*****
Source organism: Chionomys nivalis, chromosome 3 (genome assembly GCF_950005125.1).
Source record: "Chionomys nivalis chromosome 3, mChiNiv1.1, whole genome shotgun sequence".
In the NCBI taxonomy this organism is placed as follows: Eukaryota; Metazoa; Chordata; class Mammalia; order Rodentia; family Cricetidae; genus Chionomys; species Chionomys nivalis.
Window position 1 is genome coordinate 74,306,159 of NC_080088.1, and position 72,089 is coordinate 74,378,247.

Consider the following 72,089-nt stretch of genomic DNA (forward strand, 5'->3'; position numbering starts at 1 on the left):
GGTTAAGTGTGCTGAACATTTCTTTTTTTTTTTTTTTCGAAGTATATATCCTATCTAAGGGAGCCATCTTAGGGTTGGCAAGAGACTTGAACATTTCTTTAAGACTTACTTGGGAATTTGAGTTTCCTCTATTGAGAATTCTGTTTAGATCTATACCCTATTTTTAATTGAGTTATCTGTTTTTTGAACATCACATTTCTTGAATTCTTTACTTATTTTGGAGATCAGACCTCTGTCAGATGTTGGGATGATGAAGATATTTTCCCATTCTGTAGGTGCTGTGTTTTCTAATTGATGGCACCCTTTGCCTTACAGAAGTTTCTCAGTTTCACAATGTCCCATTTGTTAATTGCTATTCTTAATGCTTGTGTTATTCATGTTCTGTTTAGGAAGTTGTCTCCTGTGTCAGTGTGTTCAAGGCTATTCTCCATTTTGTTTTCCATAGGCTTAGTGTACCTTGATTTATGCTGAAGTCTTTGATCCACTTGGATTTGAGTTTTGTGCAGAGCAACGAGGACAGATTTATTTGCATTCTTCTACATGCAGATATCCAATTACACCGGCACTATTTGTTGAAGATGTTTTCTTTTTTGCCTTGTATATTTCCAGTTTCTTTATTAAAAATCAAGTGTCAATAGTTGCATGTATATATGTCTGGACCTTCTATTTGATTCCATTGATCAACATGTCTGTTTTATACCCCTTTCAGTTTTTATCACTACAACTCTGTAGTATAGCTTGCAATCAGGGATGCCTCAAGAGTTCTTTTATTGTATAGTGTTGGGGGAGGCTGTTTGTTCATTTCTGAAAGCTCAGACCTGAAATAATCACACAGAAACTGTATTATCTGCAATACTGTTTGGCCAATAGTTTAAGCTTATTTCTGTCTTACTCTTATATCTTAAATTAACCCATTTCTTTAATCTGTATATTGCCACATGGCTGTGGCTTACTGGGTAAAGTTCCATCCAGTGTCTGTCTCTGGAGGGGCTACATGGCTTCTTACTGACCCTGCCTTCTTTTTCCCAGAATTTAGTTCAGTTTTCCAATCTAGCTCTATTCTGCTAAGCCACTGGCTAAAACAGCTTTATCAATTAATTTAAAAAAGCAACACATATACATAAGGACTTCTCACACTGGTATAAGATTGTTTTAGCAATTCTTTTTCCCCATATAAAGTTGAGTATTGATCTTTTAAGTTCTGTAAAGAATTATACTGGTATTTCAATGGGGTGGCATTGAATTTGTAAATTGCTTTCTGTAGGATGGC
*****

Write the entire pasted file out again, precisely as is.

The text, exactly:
Source organism: Chionomys nivalis, chromosome 3 (genome assembly GCF_950005125.1).
Source record: "Chionomys nivalis chromosome 3, mChiNiv1.1, whole genome shotgun sequence".
In the NCBI taxonomy this organism is placed as follows: Eukaryota; Metazoa; Chordata; class Mammalia; order Rodentia; family Cricetidae; genus Chionomys; species Chionomys nivalis.
Window position 1 is genome coordinate 74,306,159 of NC_080088.1, and position 72,089 is coordinate 74,378,247.

Consider the following 72,089-nt stretch of genomic DNA (forward strand, 5'->3'; position numbering starts at 1 on the left):
GGTTAAGTGTGCTGAACATTTCTTTTTTTTTTTTTTTCGAAGTATATATCCTATCTAAGGGAGCCATCTTAGGGTTGGCAAGAGACTTGAACATTTCTTTAAGACTTACTTGGGAATTTGAGTTTCCTCTATTGAGAATTCTGTTTAGATCTATACCCTATTTTTAATTGAGTTATCTGTTTTTTGAACATCACATTTCTTGAATTCTTTACTTATTTTGGAGATCAGACCTCTGTCAGATGTTGGGATGATGAAGATATTTTCCCATTCTGTAGGTGCTGTGTTTTCTAATTGATGGCACCCTTTGCCTTACAGAAGTTTCTCAGTTTCACAATGTCCCATTTGTTAATTGCTATTCTTAATGCTTGTGTTATTCATGTTCTGTTTAGGAAGTTGTCTCCTGTGTCAGTGTGTTCAAGGCTATTCTCCATTTTGTTTTCCATAGGCTTAGTGTACCTTGATTTATGCTGAAGTCTTTGATCCACTTGGATTTGAGTTTTGTGCAGAGCAACGAGGACAGATTTATTTGCATTCTTCTACATGCAGATATCCAATTACACCGGCACTATTTGTTGAAGATGTTTTCTTTTTTGCCTTGTATATTTCCAGTTTCTTTATTAAAAATCAAGTGTCAATAGTTGCATGTATATATGTCTGGACCTTCTATTTGATTCCATTGATCAACATGTCTGTTTTATACCCCTTTCAGTTTTTATCACTACAACTCTGTAGTATAGCTTGCAATCAGGGATGCCTCAAGAGTTCTTTTATTGTATAGTGTTGGGGGAGGCTGTTTGTTCATTTCTGAAAGCTCAGACCTGAAATAATCACACAGAAACTGTATTATCTGCAATACTGTTTGGCCAATAGTTTAAGCTTATTTCTGTCTTACTCTTATATCTTAAATTAACCCATTTCTTTAATCTGTATATTGCCACATGGCTGTGGCTTACTGGGTAAAGTTCCATCCAGTGTCTGTCTCTGGAGGGGCTACATGGCTTCTTACTGACCCTGCCTTCTTTTTCCCAGAATTTAGTTCAGTTTTCCAATCTAGCTCTATTCTGCTAAGCCACTGGCTAAAACAGCTTTATCAATTAATTTAAAAAAGCAACACATATACATAAGGACTTCTCACACTGGTATAAGATTGTTTTAGCAATTCTTTTTCCCCATATAAAGTTGAGTATTGATCTTTTAAGTTCTGTAAAGAATTATACTGGTATTTCAATGGGGTGGCATTGAATTTGTAAATTGCTTTCTGTAGGATGGC